19. 19. Living alone Living with a friend Prefers watching series alone to relax, but movies with others to socialize. Prefers watching series alone to relax, but sometimes with others, and watches movies mostly with others.
  20. 20. Living with several friend Living with significant other Prefers watching series alone to relax, but movies together to socialize. Prefers watching most series and movies together.
  21. 21. What are the factors? One of the questions in the survey was to rank the different factors in play when choosing a streaming service. The factors included quality, price, legality, accessability, subtitles, recommendations and navigation. As one can see, many of the most important factors in play NRK already fulfull for their users. As accessability isn’t something we can do something about, navigation and recommendations (mainly navigation) is key factors we should look into during this process.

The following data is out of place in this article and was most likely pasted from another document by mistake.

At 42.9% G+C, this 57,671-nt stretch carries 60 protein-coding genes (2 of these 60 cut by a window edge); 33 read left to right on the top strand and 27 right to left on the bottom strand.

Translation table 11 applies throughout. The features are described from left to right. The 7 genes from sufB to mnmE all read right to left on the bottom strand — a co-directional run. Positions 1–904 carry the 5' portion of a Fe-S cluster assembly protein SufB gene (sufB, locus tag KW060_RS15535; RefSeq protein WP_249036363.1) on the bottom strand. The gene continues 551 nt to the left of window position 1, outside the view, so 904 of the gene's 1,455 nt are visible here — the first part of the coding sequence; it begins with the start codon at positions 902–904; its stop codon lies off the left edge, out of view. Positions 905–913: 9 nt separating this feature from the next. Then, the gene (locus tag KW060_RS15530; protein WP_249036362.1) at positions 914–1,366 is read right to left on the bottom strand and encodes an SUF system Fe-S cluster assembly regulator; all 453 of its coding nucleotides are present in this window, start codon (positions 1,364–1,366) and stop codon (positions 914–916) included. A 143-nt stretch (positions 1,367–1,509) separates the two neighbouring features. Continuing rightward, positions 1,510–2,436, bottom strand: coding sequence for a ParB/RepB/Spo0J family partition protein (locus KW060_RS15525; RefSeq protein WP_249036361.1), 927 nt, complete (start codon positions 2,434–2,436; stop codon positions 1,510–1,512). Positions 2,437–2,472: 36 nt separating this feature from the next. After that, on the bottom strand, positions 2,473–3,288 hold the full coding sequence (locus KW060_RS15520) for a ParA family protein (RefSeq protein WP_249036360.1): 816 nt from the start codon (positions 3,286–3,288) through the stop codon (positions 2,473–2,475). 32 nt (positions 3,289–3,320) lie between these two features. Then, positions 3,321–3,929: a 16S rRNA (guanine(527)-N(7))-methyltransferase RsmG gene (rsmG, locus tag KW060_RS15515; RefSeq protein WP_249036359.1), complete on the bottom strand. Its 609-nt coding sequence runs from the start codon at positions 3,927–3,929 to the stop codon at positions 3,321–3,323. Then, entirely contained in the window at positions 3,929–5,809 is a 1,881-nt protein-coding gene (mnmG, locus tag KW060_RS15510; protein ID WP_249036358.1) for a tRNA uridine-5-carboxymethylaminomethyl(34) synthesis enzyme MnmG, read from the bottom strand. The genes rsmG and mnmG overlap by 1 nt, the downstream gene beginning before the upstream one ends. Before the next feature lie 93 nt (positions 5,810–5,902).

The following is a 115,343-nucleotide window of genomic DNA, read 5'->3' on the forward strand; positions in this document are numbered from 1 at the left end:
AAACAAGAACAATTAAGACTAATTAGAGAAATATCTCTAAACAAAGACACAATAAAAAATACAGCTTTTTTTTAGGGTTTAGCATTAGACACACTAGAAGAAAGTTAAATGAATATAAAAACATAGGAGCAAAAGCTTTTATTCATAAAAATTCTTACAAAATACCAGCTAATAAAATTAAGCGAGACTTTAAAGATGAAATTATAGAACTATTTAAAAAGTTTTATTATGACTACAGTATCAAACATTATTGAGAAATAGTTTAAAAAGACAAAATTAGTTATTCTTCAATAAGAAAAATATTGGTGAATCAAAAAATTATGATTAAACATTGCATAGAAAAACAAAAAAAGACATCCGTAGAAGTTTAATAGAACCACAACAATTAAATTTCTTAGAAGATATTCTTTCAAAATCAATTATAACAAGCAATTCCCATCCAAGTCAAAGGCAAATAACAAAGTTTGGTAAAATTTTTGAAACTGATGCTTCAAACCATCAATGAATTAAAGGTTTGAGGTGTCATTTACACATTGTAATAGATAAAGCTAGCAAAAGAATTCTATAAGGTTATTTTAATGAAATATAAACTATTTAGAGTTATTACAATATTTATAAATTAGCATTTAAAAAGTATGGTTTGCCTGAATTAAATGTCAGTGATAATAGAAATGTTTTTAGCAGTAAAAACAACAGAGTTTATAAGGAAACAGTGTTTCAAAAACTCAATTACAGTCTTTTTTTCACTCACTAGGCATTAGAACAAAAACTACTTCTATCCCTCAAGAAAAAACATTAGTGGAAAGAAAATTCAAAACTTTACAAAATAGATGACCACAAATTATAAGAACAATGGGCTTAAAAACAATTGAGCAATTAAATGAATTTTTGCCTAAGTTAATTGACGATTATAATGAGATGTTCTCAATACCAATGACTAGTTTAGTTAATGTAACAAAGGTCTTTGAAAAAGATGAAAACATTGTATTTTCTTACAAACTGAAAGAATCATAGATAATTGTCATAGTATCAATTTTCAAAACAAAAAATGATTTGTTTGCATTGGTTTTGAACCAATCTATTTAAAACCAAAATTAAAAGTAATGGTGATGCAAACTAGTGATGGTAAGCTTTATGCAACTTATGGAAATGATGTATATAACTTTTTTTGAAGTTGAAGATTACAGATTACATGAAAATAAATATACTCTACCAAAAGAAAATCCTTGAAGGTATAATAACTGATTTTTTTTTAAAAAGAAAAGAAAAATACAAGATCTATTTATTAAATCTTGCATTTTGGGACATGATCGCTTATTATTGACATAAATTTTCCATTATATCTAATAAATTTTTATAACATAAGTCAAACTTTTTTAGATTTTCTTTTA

22. 22. Accessability: Quality (audio and video): Price: Navigation: Legality: Recommendations: Texting: Levelofimportance
  23. 23. This interview and observation was conducted in my old collective, where six people live. This is an environment where you have the option of being extremely social in a streaming setting or more withdrawn on your own. I spent several hours with Matilde (23) while she was going about her daily life at home – doing chores, homework, eating and relaxing. Another way I tried in order to uncover information was a more serious interview where we together tried to map out a timeline consisting of before, during and after a streaming session. This proved fruitful, as it uncovered a lot of preferences to her streaming habits. The most important discoveries can been see quoted to the right. So, when the survey results obviously was too difficult to base a conclusion on, more research had to be conducted. Obviously, getting information through a screen was not sufficient, so getting more hands-on research was necessary – hence, observations and interview. Observation and interviewKnowing when you failed
  24. 24. “… if I’m watching something with others it’s usually because I want to talk with them during. But if it’s something I’m really invested in, I have to watch it alone – I need to be paying attention to what’s happening on the screen.” “… if I’m eating or something, I often don’t even finish what I’m watching. I watch until I’m done, and then I start doing other things.”